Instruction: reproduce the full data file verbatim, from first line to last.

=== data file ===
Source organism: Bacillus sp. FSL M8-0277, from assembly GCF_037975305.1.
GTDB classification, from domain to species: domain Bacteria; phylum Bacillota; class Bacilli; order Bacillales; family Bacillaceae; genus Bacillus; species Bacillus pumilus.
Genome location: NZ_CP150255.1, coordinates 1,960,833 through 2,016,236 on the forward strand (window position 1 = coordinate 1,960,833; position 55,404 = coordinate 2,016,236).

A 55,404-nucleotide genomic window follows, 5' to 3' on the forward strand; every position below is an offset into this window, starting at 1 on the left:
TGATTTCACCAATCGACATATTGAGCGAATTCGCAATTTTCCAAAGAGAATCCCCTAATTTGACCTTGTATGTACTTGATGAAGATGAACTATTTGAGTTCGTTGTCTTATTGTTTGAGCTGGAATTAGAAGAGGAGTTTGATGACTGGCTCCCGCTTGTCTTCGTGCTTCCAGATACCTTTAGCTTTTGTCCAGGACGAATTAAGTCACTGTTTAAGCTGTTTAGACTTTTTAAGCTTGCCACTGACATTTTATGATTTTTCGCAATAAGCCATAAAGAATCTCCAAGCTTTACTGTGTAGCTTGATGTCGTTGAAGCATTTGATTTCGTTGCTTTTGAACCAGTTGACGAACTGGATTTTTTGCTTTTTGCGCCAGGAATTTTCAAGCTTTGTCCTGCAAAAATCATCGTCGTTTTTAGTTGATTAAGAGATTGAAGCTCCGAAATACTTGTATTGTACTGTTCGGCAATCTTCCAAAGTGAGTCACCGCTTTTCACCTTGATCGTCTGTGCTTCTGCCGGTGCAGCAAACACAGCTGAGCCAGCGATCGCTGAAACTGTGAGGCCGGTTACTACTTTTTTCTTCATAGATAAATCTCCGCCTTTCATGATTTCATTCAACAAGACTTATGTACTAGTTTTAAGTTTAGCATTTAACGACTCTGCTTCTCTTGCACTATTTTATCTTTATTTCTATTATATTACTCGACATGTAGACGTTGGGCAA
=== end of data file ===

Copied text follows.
Source organism: Bacillus sp. FSL M8-0277, from assembly GCF_037975305.1.
GTDB classification, from domain to species: domain Bacteria; phylum Bacillota; class Bacilli; order Bacillales; family Bacillaceae; genus Bacillus; species Bacillus pumilus.
Genome location: NZ_CP150255.1, coordinates 1,960,833 through 2,016,236 on the forward strand (window position 1 = coordinate 1,960,833; position 55,404 = coordinate 2,016,236).

A 55,404-nucleotide genomic window follows, 5' to 3' on the forward strand; every position below is an offset into this window, starting at 1 on the left:
TGATTTCACCAATCGACATATTGAGCGAATTCGCAATTTTCCAAAGAGAATCCCCTAATTTGACCTTGTATGTACTTGATGAAGATGAACTATTTGAGTTCGTTGTCTTATTGTTTGAGCTGGAATTAGAAGAGGAGTTTGATGACTGGCTCCCGCTTGTCTTCGTGCTTCCAGATACCTTTAGCTTTTGTCCAGGACGAATTAAGTCACTGTTTAAGCTGTTTAGACTTTTTAAGCTTGCCACTGACATTTTATGATTTTTCGCAATAAGCCATAAAGAATCTCCAAGCTTTACTGTGTAGCTTGATGTCGTTGAAGCATTTGATTTCGTTGCTTTTGAACCAGTTGACGAACTGGATTTTTTGCTTTTTGCGCCAGGAATTTTCAAGCTTTGTCCTGCAAAAATCATCGTCGTTTTTAGTTGATTAAGAGATTGAAGCTCCGAAATACTTGTATTGTACTGTTCGGCAATCTTCCAAAGTGAGTCACCGCTTTTCACCTTGATCGTCTGTGCTTCTGCCGGTGCAGCAAACACAGCTGAGCCAGCGATCGCTGAAACTGTGAGGCCGGTTACTACTTTTTTCTTCATAGATAAATCTCCGCCTTTCATGATTTCATTCAACAAGACTTATGTACTAGTTTTAAGTTTAGCATTTAACGACTCTGCTTCTCTTGCACTATTTTATCTTTATTTCTATTATATTACTCGACATGTAGACGTTGGGCAA